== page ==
The Challenge of a Nigerian President

By IndepthAfrica
In Article
Oct 5th, 2012

Nigerian President Goodluck Jonathan speaks shortly upon his arrival late on August 9, 2012 in Accra, where he came to attend to attend the funeral of Ghanian President John Atta Mills. The latter, who died on July 24, five weeks ahead of polls in which he was to seek re-election, is to be buried on August 10. Some 16 heads of state and other dignitaries are expected to attend. AFP PHOTO / PIUS UTOMI EKPEI

By Ademola Adeyemo,Thisday

Except he is a preternatural creature and does the extra-ordinary, an average Nigerian President can hardly impress his people, writes Ademola Adeyemo

Having successfully waltzed through the challenges that piled up his ascension to the presidency in 2010, President Goodluck Ebele Jonathan, may have relished in the illusion that his name- Goodluck- would brave many more encumbrances that might be lying ahead and subsequently administer on the polity, his transformation agenda.

Thus, in his inaugural speech, Jonathan listed as key concern of his administration, war against corruption, stability in the power sector, security of lives and property and genuine electoral reforms. “We must grow the economy, create jobs, and generate enduring happiness for our people. I have great confidence in the ability of Nigerians to transform this country. The urgent task of my administration is to provide a suitable environment, for productive activities to flourish. I, therefore, call on the good people of Nigeria, to enlist as agents of this great transformation.”

Unfortunately, the best the President has had was the period before, during and after his election in April, 2011. His then fast selling campaign slogan- a breath of fresh air evaporated on January 1, 2012 when the President, forgetting that no ruler has ever lived on past glory, removed subsidy from petrol which in effect, hiked the pump price of petrol. The dust since raised by that imperative but ill-timed policy initiative is yet to settle.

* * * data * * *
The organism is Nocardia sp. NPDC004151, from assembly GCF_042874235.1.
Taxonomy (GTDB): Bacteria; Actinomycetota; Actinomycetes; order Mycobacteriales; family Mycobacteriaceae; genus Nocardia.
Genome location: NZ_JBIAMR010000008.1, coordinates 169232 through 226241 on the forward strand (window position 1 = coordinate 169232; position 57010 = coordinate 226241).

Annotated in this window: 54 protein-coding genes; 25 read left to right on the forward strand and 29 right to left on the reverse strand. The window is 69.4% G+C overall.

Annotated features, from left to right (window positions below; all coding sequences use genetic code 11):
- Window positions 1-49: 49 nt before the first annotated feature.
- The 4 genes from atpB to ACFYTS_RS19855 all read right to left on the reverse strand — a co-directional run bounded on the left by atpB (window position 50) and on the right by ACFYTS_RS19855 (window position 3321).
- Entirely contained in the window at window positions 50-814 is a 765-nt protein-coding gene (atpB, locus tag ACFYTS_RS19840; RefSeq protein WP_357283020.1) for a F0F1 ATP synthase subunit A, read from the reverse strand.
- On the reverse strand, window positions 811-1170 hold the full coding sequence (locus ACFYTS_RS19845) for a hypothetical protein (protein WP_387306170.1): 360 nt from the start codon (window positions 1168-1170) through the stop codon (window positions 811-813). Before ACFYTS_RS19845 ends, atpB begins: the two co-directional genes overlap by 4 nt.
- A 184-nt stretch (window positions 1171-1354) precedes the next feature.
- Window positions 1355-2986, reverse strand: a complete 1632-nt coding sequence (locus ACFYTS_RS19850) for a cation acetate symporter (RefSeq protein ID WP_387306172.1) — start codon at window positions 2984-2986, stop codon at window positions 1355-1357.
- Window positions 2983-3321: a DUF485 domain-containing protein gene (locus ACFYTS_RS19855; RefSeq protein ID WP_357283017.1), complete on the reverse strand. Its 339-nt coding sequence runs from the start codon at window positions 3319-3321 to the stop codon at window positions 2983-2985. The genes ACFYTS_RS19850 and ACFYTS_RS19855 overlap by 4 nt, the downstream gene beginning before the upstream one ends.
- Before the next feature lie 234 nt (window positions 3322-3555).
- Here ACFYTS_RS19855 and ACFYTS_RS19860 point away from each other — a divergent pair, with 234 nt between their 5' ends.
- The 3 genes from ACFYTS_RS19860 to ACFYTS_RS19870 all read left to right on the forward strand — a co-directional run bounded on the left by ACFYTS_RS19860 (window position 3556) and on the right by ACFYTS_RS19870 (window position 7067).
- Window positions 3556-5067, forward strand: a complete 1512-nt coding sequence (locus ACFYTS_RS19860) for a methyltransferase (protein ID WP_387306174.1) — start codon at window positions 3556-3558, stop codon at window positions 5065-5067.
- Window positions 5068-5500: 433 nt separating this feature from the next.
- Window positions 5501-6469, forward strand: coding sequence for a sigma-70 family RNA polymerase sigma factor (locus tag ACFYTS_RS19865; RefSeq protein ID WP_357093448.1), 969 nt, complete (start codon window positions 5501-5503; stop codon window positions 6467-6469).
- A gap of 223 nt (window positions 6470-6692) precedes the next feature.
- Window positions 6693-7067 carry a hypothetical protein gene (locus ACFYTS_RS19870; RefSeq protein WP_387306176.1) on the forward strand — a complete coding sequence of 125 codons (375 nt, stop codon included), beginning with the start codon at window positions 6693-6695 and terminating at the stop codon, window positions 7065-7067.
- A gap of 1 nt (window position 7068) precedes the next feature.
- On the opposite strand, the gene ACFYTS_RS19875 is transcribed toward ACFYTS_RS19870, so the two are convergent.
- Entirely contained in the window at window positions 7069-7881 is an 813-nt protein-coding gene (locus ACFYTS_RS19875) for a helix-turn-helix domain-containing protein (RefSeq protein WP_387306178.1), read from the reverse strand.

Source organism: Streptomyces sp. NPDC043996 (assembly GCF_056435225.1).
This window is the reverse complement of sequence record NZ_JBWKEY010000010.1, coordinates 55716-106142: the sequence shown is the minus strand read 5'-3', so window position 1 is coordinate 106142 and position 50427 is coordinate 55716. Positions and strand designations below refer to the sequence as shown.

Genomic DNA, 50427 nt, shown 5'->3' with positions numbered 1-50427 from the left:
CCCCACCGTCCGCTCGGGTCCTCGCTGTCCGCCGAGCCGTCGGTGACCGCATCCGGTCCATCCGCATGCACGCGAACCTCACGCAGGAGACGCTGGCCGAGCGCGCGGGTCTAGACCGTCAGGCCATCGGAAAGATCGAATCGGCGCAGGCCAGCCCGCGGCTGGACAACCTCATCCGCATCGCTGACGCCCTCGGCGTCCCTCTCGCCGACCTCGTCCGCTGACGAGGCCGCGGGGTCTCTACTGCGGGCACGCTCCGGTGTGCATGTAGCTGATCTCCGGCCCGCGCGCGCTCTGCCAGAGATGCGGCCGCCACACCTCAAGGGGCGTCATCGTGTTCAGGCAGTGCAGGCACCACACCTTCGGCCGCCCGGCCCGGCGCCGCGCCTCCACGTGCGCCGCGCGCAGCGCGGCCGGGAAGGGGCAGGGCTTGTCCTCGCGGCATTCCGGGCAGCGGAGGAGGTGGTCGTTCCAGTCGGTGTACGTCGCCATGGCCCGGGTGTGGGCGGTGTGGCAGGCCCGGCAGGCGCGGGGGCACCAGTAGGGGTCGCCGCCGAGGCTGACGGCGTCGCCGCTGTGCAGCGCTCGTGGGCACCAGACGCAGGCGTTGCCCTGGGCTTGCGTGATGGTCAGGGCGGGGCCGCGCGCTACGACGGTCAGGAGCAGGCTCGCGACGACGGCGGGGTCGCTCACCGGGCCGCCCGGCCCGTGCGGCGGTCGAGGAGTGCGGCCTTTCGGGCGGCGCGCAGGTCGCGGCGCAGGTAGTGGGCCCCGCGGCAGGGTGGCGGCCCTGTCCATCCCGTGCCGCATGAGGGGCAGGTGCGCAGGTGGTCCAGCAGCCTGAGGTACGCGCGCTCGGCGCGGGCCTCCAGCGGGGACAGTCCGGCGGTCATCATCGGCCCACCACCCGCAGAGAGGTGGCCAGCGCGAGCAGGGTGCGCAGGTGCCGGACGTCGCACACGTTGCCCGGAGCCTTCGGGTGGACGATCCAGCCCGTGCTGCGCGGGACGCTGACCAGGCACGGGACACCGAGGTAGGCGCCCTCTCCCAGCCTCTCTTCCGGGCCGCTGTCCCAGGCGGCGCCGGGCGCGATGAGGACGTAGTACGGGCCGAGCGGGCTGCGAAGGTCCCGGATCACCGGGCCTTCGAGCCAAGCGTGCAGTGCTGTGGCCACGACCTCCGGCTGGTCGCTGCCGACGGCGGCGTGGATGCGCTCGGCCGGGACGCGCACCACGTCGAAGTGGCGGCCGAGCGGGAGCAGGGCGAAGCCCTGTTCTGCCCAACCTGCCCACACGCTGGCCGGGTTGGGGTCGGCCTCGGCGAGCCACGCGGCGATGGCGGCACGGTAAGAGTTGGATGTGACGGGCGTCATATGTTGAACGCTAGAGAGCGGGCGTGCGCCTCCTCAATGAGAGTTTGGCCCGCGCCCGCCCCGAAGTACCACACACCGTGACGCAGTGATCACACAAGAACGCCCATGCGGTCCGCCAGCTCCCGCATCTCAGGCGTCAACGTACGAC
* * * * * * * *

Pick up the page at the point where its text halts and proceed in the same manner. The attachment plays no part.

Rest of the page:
Ever since, the ‘goodwill that heralded the Goodluck era’ had remained on the downward slope with contradictory socio-economic cum political manifestations. And evidently, the President presently faces a lot of challenges in his bid to strike a difference by implementing his transformation agenda.

For example, activities of the Boko Haram sect, epileptic power supply, growing corruption and the fuel subsidy palaver are some of the vices militating against the change the President supposedly seeks to effect.

And since the January 1 announcement that provoked the rage of the Nigerian people, despite spirited moves to rationalise the action, it has become tougher for the President to consciously impress the citizenry as they eagerly look forward to what surprise he has to give at every turn, especially when such a date is historical.

Side-by-side with the subsidy crisis is the consistent insurgence of Boko Haram which mindlessness had increased in the early part of the year. From the bombing of Police Headquarter to UN building and several other heinous attacks, the siege occasioned by this development was such that the reaction of the President had almost become standard- some kind of template with hurried change in dates and statistics. That the President even reportedly said it was probably the nation’s turn to have a whiff of terrorism had earned him knocks from various quarters of the system.

It soon became another object of mockery amongst the people who seemed stunned that every statement by the President or the Presidency as the case may be on each occasion was literally the same. It further raised questions and cast aspersions on his media team. The President, till now, is yet to impress his people with his approach to the Boko Haram menace and his monotonous messages, save for the slow but improved security measures.